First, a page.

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Program for Art on Film records, 1951-1999, undated (bulk 1984-1997)

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Program for Art on Film records

Administrative History

The Program for Art on Film was founded in 1984 as a joint venture between the J. Paul Getty Trust and the Metropolitan Museum of Art as a pilot project that would eventually become independent from its founding institutions. The Program's purpose was to define issues, develop programs, and disseminate information that would support the effective production and use of moving-image media that contribute to a better understanding and appreciation of the visual arts.

From 1984, the Getty Trust, through a joint venture with the Metropolitan Museum, subsidized the development of the Art on Screen Database and the Program's other projects. The Trust's support made it possible for the Program to offer a range of services to the field for free or at minimal cost during this productive development period under the joint venture, which concluded in June of 1994. From July 1994 through June 1996, the Program was based at Columbia University.

The Program was then established as an independent, non-profit 501(c)(3) corporation. In 1996 the Program affiliated with the Pratt Institute and moved its offices to the School of Information and Library Science (SILS) building, on the Institute's main campus in Brooklyn, New York. Some of the resulting programs enabled by this new joint venture were the Art on Screen and Architecture on Screen festivals.

The Program's first Executive Director was Karl Katz (1984-1992). Wendy Stein served as Program Manager and Nadine Covert served as Special Consultant, Critical Inventory during the same period. In 1992, Covert was named Manager of the Program. Joan Shigekawa served as Coordinator, Production Laboratory, from 1986 to 1990. When the Program moved to Columbia University in 1994, Covert was named Director, and served in this position until 1998, when the program was discontinued.

During its lifetime, the Program's activities included a constellation of complementary services: compiling and maintaining the Art on Screen Database (also known as the Critical Inventory); publishing Art on Screen, the newsletter of film and video on the visual arts; developing filmographies, handbooks, and other publications; reviewing and evaluating moving-image productions on art and architecture; presenting workshops and seminars for educators and museum professionals; and distributing a series of short films and videos involving collaborations between art scholars and filmmakers, produced as part of the Program's earlier Production Laboratory experiment.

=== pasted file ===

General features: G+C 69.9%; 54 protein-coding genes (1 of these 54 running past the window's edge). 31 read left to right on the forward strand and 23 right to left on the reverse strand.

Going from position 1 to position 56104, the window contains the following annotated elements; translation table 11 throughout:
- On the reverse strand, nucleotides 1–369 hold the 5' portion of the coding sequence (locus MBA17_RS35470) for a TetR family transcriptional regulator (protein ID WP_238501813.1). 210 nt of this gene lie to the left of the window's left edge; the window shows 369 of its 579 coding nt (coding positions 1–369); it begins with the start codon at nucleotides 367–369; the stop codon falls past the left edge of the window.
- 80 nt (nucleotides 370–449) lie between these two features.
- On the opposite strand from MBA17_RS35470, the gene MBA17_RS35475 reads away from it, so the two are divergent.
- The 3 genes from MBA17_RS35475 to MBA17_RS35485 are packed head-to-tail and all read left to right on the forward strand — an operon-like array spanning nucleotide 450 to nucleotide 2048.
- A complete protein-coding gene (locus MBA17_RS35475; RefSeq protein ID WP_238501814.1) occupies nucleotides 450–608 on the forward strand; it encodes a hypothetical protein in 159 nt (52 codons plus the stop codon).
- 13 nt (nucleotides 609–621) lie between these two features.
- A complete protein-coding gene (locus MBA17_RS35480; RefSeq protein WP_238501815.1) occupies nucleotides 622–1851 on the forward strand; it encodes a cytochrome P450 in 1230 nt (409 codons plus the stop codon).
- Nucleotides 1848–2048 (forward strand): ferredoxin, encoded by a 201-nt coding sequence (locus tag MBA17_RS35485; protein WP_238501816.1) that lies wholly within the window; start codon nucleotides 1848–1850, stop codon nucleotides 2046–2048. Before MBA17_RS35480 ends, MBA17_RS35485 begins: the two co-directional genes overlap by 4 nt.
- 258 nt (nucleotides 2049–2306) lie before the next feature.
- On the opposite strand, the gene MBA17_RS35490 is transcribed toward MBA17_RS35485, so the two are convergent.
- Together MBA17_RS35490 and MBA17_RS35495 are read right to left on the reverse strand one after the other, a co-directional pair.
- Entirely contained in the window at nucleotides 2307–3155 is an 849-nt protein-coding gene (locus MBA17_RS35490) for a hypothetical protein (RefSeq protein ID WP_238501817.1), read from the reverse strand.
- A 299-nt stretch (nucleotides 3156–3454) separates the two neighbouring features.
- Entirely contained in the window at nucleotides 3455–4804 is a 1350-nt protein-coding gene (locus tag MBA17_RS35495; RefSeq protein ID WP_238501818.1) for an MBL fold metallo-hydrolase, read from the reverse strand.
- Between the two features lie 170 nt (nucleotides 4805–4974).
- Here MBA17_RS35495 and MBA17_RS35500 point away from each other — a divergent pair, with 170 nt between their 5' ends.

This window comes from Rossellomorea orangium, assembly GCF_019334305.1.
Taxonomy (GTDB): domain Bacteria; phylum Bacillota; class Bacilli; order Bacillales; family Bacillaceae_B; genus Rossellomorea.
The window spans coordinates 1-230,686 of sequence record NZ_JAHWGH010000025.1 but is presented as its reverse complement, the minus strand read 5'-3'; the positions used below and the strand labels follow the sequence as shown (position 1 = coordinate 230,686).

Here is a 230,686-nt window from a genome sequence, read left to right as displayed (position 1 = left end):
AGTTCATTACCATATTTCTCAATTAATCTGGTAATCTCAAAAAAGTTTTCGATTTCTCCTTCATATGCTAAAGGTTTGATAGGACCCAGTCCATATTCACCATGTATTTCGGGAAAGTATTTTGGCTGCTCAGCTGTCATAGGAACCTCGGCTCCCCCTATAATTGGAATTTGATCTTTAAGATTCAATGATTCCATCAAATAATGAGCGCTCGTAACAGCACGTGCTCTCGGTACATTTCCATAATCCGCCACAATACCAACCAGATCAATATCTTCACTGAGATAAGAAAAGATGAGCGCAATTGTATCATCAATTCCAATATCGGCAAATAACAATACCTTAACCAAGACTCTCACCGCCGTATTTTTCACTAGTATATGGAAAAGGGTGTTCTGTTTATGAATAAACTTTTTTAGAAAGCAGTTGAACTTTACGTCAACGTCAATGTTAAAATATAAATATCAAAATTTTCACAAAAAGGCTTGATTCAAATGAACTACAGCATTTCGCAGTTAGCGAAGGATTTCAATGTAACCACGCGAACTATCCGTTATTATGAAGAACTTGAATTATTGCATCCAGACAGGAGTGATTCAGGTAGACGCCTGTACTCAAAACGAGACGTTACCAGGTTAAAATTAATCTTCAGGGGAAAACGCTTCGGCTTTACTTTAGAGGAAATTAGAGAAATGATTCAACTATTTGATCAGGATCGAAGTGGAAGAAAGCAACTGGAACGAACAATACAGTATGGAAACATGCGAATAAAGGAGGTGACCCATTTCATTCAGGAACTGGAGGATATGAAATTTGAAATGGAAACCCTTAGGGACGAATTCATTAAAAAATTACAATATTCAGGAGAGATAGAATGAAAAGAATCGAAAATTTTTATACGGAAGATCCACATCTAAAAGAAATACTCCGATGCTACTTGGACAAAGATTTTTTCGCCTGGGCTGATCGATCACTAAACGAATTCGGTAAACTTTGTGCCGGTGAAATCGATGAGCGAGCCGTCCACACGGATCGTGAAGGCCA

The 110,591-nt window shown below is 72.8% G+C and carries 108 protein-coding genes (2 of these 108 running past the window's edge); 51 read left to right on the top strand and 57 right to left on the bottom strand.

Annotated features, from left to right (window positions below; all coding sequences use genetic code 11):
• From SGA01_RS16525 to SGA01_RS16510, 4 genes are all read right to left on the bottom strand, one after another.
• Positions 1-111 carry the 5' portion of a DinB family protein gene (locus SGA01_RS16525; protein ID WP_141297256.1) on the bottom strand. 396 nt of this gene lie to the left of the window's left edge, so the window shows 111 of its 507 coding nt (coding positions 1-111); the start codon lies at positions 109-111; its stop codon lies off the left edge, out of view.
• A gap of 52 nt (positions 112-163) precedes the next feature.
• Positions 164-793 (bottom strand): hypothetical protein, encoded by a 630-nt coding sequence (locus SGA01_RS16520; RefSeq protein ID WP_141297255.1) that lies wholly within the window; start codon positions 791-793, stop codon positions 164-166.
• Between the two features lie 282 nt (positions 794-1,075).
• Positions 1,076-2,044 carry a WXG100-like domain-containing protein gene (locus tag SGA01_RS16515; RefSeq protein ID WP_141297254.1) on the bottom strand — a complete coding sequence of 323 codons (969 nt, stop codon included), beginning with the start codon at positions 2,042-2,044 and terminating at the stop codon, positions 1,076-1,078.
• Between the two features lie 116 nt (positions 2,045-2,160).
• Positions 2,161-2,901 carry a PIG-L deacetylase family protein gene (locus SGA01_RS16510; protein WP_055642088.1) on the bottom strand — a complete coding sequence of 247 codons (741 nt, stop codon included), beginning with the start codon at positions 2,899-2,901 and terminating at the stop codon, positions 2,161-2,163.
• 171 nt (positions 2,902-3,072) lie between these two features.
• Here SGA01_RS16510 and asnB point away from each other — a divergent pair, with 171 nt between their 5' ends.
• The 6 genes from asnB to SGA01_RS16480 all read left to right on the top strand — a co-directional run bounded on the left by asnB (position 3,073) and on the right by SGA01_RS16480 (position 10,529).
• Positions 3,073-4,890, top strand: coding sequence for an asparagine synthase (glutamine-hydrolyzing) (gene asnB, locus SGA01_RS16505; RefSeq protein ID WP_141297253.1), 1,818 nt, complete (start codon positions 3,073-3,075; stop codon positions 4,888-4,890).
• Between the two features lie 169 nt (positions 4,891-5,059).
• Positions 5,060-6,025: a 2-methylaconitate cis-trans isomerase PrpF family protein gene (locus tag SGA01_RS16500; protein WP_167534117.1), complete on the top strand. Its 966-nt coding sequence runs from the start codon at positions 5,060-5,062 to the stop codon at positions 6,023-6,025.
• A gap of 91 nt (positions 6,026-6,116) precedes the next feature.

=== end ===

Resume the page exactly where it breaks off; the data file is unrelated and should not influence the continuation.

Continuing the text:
Among the reference works produced by the Program were: the Art on Film Database, begun in 1984; Films and Videos on Photography, in collaboration with the Direction des Musées de France, Ministry of Culture and Communication, Paris, in both English and French editions; Art on Screen: A Directory of Films and Videos about the Visual Arts (G.K. Hall & Co., 1992); Art on Screen, a newsletter of the visual arts, and Close-Ups, the Art on Film Database Service supplement of reviews and recommended film titles; Architecture on Screen (G.K. Hall & Co., 1994); Art Museums and Media (1994), a report of survey results; and The Art on Screen Handbook: Practical Guidelines for Using and Producing Films, Videos and Interactive Programs about Art (1994).

The Art on Screen Database provided a unique critical inventory of more than 26,000 international film, video, and multimedia productions. The scope of the database included fine arts, architecture, photography, archaeology, decorative arts, design, costume, crafts, folk arts, and related topics such as aesthetics and creativity. The database was ranked among the top three databases by the Consortium of College and University Media Centers. It appeared in electronic form in 1995 as Art on Screen on CD-ROM (G.K. Hall/Macmillan). [Adapted from Nadine Covert, "Milestones: Activities and Accomplishments"]




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